The Government first argues that the word "penalty" as used in Rule 11 applies only to incarceration and not to a fine. It argues that a fine is but a collateral consequence to the guilty plea and thus need not be disclosed. We are not persuaded by this argument. The plain language of Rule 11(c)(1) speaks of "maximum possible penalty provided by law." The word "penalty" is a somewhat amorphous term; however, it clearly involves the concept of punishment which in turn includes both incarceration and pecuniary punishment. The Government urges us to equate a fine with restitution and this we are not inclined to do. A fine is payable to the Government and it may or may not bear any relationship to the loss caused. Restitution, on the other hand, is payable to the victim and must bear a relationship to the loss caused. A fine is a penalty or punishment. Restitution is payment for an actual loss. We therefore hold the term "possible penalty" as used in Rule 11 includes both the length of incarceration and the amount of any fine, including potential alternative fines.


Fed.R.Crim.P. 11(h) introduces into our deliberation the concept of harmless error. Rule 11(h) specifically provides that any variance from the required procedures that does not affect substantial rights shall be disregarded. See United States v. Barry, 895 F.2d 702 (10th Cir.), cert. denied, --- U.S. ----, 110 S.Ct. 3222, 110 L.Ed.2d 669 (1990). Mr. Wright argues the failure to accurately inform him of the maximum possible fine could not be harmless error under the facts of this case. He asserts that had he contemplated a fine over two hundred times more than what he was told, "he would have certainly reconsidered his immediate and cooperative entry of a guilty plea."


Rule 11(h) instructs us to disregard any variances from required procedures that do not affect substantial rights of a defendant. We have construed this language as requiring the defendant show that knowledge of the omission or variance from Rule 11 "would have changed his decision to plead guilty." United States v. Gomez-Cuevas, 917 F.2d 1521, 1527 (10th Cir.1990) (emphasis added); see also Barry, 895 F.2d at 704 (holding the district court's error did not prejudice the defendant's decision to plead guilty as he did not show it had a significant impact on his decision). In the instant case, we find the defendant has failed to show the omission would have changed his decision to plead guilty. Therefore, we find the district court's error herein harmless within the meaning of Rule 11(h).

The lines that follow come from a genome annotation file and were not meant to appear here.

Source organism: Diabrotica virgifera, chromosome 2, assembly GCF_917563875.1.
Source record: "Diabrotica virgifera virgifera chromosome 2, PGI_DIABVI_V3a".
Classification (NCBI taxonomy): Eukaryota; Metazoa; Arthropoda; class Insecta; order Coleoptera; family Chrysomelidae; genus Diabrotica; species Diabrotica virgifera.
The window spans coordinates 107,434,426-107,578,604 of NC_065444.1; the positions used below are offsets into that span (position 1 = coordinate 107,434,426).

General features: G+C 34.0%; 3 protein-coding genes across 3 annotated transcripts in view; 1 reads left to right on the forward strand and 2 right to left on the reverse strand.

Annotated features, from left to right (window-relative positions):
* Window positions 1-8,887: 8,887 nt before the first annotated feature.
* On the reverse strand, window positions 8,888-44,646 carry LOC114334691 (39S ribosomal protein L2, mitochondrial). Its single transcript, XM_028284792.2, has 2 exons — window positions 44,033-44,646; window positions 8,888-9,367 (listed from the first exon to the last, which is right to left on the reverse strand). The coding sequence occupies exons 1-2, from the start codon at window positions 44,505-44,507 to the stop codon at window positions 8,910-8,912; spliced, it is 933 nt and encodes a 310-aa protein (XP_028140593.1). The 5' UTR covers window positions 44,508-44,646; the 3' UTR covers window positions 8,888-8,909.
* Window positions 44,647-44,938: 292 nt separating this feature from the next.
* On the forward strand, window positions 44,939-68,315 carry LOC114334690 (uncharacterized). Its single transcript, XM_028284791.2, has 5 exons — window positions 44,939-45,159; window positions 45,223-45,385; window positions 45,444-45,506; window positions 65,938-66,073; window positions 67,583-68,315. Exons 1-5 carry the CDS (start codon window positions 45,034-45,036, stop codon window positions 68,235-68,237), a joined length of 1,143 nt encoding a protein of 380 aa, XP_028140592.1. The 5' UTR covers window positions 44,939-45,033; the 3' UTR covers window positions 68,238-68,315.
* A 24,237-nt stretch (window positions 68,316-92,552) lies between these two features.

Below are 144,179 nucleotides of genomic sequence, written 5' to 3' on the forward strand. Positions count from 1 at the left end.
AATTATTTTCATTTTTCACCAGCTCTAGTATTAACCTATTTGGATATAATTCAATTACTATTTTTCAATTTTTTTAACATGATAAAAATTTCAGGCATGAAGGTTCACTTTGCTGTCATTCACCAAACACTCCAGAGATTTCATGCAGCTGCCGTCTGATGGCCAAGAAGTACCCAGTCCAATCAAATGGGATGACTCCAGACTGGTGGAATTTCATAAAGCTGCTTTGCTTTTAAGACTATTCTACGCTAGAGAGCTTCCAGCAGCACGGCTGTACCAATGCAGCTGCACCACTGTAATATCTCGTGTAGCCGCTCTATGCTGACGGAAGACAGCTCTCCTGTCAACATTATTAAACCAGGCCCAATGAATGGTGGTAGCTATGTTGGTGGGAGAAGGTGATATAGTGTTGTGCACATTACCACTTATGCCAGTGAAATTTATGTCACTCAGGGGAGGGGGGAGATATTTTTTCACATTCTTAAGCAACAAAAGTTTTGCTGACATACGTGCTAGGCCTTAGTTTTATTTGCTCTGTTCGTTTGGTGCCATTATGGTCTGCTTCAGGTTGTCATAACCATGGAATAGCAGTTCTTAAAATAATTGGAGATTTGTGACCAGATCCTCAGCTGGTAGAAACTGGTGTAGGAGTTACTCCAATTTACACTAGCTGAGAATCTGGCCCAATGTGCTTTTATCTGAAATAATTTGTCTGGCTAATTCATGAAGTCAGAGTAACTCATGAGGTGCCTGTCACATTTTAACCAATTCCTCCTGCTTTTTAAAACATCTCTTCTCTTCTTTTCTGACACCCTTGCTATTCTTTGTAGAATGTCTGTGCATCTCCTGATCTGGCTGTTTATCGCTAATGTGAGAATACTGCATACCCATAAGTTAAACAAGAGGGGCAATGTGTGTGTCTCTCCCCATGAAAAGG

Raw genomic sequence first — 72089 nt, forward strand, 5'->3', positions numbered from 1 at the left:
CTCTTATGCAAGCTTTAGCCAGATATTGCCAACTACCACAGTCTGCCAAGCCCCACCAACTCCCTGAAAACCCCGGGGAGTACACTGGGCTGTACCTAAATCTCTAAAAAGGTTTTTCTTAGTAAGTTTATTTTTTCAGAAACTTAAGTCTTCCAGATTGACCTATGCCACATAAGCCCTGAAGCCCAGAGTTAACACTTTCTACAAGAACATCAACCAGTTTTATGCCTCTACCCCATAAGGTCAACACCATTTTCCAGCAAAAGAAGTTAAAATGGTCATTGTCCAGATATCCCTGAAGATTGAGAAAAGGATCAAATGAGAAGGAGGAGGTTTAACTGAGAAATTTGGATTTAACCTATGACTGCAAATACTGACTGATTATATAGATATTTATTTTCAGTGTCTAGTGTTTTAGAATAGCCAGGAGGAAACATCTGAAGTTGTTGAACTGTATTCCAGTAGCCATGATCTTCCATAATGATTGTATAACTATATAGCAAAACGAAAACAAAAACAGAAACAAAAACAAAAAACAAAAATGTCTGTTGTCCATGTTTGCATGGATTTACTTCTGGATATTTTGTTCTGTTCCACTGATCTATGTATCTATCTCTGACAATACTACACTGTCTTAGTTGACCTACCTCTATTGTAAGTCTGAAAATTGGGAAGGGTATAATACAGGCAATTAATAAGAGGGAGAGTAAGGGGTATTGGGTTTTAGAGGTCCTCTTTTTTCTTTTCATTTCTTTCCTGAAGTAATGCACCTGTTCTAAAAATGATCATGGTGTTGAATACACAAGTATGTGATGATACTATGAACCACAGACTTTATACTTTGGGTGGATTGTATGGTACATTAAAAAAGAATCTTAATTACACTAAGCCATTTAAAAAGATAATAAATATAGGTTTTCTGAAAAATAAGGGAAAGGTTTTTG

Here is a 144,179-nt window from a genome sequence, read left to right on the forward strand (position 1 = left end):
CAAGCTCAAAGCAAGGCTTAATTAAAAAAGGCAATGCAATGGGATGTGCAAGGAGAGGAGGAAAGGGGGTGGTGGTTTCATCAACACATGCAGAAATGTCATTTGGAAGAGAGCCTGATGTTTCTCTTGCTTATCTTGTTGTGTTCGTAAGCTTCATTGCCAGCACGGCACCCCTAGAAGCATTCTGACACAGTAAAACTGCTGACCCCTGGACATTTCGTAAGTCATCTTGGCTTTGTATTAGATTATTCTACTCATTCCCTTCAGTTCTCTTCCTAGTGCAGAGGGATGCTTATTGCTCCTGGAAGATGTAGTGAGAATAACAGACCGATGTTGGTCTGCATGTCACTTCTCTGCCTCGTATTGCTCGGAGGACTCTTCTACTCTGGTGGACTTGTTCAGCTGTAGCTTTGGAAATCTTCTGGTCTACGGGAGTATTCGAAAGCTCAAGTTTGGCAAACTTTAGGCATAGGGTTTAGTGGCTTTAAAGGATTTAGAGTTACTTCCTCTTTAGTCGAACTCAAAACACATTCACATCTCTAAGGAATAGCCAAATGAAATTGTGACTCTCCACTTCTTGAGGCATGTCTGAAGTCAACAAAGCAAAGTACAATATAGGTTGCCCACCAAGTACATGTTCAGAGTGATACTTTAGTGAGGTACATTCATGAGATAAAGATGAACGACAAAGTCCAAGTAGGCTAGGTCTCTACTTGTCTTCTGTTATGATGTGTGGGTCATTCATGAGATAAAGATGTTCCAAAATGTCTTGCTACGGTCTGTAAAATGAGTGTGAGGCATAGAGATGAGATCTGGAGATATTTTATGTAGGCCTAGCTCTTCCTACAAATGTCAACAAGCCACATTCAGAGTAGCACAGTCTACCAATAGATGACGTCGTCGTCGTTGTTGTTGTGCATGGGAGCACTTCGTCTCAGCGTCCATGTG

We also find defendant's claim that "[t]he district court's failure to make specific fact findings under 18 U.S.C. Sec. 3622 precludes imposition of any fine under 18 U.S.C. Sec. 3623" to be without merit. Specific fact-finding on the record has been deemed unnecessary for imposition of fines under 18 U.S.C. Sec. 3622. United States v. Weir, 861 F.2d 542 (9th Cir.1988), cert. denied, 489 U.S. 1089, 109 S.Ct. 1555, 103 L.Ed.2d 858 (1989). We will not now hold otherwise.


Therefore, while we find the district court's omission of a discussion regarding the possibility of an alternative fine under 18 U.S.C. Sec. 3623 to be error, such error was "harmless" within the meaning of Rule 11(h).


Accordingly, we AFFIRM the decision of the district court.


After examining the briefs and the appellate record, this three-judge panel has determined unanimously that oral argument would not be of material assistance in the determination of this appeal. See Fed.R.App.P. 34(a); 10th Cir.R. 34.1.9. The cause is therefore ordered submitted without oral argument